Another one from the archive…


19 Jun 2020, 15:22

Let's see if anybody has an idea what this was for.
Board.jpg (255.43 KiB) Viewed 749 times


19 Jun 2020, 16:13

I have seen hundreds of ergo keyboards but I don't remember that one.

Is it something you've been involved in in Germany?

The holes around some switches must be for PCB-mounted stabiliser, and should indicate the keys's size and orientation.


21 Jun 2020, 23:24

It is not just an ergo keyboard…

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22 Jun 2020, 00:54

...a flying ergo keyboard?


22 Jun 2020, 16:33

OK, here is the full device.

The name of the project was COSSMA (COmputer SchnellSchreibMAschine - Computer fast typewriter). It is a keyboard for chorded entry, where you type a complete syllable in one action. It was supposed to allow really fast typing way in excess of normal keyboards. And it actually did. Though it required quite some training, I never nearly mastered it.

It also had a ton of complete words and phrases. This is almost 30 years old now.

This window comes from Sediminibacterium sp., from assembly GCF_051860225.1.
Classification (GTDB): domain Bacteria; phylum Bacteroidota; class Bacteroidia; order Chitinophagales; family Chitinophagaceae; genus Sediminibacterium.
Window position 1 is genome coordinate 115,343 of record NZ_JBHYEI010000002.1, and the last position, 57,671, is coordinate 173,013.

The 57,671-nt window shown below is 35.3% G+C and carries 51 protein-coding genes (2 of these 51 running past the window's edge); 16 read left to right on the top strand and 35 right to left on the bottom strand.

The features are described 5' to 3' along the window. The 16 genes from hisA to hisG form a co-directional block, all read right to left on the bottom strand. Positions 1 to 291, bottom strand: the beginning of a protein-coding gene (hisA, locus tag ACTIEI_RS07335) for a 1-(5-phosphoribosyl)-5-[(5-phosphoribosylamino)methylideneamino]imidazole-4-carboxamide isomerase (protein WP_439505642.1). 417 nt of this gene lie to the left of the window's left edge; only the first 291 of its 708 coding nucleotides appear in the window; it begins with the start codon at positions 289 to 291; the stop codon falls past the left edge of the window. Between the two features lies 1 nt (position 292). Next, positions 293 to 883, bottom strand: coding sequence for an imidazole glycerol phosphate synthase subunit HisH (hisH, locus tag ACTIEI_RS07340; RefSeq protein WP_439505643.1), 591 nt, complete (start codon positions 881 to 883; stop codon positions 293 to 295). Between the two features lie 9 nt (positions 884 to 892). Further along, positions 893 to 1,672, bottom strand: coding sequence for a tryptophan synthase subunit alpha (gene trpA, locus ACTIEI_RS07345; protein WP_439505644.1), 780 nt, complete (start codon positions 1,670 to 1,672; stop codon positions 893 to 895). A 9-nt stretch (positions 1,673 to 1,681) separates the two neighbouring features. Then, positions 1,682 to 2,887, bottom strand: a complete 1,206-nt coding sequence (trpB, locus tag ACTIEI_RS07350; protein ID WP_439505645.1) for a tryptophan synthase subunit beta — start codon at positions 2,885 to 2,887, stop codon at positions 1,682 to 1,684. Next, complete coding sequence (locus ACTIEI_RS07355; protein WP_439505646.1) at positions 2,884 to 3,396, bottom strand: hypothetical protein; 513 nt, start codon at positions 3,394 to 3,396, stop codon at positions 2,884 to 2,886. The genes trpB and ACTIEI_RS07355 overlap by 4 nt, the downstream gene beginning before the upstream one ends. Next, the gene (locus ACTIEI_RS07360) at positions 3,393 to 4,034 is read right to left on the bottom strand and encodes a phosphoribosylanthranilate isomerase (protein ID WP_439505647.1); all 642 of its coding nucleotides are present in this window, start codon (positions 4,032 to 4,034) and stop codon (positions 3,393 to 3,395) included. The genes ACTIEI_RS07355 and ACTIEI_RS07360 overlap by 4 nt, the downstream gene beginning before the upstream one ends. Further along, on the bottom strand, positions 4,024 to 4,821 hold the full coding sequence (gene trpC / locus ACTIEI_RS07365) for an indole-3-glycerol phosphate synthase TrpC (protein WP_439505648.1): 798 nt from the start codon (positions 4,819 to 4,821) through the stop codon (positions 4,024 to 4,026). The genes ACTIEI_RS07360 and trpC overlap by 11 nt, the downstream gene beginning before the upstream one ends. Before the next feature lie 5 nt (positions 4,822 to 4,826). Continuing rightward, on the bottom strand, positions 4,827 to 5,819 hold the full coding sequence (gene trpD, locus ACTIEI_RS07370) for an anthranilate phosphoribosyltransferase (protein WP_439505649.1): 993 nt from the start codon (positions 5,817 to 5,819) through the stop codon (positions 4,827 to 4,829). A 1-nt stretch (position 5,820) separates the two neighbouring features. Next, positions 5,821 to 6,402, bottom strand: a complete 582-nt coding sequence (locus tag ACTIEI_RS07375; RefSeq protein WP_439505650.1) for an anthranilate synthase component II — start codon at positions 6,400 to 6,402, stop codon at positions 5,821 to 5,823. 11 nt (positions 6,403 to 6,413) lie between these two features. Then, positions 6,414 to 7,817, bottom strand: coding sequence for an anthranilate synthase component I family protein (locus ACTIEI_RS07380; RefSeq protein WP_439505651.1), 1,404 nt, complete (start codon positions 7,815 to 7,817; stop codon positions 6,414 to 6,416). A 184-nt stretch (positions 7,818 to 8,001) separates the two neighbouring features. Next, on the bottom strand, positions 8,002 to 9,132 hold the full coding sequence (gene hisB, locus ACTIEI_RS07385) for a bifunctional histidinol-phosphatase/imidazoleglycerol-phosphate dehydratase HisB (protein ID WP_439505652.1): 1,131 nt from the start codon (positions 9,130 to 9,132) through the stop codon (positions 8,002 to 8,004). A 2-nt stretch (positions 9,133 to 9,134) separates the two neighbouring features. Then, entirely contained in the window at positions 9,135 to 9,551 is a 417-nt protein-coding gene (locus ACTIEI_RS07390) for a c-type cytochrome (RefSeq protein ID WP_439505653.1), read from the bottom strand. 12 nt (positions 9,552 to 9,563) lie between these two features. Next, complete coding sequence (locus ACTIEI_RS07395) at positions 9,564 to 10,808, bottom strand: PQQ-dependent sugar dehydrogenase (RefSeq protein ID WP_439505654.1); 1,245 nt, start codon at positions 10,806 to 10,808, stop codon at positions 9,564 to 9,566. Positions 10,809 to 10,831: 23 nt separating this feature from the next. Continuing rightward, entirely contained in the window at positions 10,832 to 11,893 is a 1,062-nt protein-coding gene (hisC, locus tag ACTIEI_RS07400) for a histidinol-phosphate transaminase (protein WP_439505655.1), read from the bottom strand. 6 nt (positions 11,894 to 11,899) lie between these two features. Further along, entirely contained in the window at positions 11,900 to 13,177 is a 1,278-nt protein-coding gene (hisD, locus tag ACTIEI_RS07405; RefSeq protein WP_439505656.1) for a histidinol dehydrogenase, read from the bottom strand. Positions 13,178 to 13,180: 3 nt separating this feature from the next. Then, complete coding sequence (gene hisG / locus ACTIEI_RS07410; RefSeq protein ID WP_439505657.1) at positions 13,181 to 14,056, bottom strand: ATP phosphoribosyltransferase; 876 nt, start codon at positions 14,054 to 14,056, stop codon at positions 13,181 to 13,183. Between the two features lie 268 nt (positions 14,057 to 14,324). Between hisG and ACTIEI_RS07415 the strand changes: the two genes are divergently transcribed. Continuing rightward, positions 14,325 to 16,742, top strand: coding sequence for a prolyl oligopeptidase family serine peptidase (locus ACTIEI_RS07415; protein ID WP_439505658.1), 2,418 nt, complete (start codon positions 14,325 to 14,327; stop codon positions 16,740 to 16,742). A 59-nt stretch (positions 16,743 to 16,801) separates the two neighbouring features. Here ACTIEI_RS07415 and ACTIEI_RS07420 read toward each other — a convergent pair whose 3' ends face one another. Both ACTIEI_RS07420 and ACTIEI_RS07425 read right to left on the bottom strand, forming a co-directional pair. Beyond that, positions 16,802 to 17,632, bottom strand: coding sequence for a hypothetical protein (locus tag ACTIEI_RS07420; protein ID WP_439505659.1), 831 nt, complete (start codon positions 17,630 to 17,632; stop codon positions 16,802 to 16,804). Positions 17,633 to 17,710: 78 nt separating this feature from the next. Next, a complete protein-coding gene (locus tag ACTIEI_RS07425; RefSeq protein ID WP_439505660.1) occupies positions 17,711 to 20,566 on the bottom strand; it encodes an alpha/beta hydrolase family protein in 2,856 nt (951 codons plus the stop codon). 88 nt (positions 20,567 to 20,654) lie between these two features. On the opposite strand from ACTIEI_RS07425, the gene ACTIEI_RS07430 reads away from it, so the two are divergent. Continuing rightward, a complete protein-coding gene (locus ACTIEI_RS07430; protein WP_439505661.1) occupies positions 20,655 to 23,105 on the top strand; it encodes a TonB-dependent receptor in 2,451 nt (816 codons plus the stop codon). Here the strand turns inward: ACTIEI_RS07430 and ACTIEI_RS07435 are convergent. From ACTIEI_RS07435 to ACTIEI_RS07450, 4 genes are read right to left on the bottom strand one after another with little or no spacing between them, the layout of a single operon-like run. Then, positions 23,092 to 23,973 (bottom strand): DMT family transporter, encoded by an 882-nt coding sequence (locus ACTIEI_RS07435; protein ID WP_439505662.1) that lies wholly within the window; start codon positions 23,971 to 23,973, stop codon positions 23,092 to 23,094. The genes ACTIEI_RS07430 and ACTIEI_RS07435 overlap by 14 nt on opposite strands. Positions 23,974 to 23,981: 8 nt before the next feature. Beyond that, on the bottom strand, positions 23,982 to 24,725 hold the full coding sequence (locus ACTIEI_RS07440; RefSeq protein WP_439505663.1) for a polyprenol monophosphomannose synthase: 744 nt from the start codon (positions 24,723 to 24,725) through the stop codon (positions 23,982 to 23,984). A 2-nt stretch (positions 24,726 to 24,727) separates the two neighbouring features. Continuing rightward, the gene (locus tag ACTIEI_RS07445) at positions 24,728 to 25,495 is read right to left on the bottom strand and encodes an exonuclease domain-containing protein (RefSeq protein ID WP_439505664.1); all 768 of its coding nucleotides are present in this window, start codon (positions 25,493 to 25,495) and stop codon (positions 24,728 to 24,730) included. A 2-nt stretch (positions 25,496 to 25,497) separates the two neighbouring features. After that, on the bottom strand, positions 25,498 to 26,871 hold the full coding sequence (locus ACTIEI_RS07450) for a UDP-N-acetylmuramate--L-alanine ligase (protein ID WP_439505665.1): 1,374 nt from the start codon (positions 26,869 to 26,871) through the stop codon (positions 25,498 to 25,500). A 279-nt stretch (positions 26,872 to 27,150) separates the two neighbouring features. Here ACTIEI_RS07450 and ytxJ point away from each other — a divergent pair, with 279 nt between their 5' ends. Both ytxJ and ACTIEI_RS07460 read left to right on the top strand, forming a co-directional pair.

The interface it uses is ADB (Macintosh) as using PS/2 turned out to be way too messy for this application and USB was not yet around.

As a research project it ended with a patent granted on the input method and not a single unit produced for sale.
COSSMA.jpg (1.28 MiB) Viewed 534 times


22 Jun 2020, 17:04

I thought about chording because you hinted you were German and I knew Siemens made a chording keyboard for Bundespost.

I thought the number of keys on this one would have ruled out chording though, as most chorded keyboards don't have nearly as many keys.
Last edited by Findecanor on 22 Jun 2020, 19:45, edited 2 times in total.

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22 Jun 2020, 17:16

ddrfraser1 wrote:
22 Jun 2020, 00:54
...a flying ergo keyboard?
Ok so in a way I was right ;)

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22 Jun 2020, 18:25

Nice. It reminded me of the NEC keyboards but doesn't have the same thumb cluster.

Only other information I can find is


22 Jun 2020, 21:12

This one had nothing to do with Siemens :)

The idea here was to type syllables, the position of the key blocks is somewhat related to the position of the letter in the syllable. The algorithm turning this into useful words was the part that got a patent.


23 Jun 2020, 23:52

Found this one in our store. We had nothing to do with this one, just got it as a reference unit for some project.

So this one is an actual shorthand keyboard. But I have no idea how to use it…
Treal.jpg (1.09 MiB) Viewed 297 times

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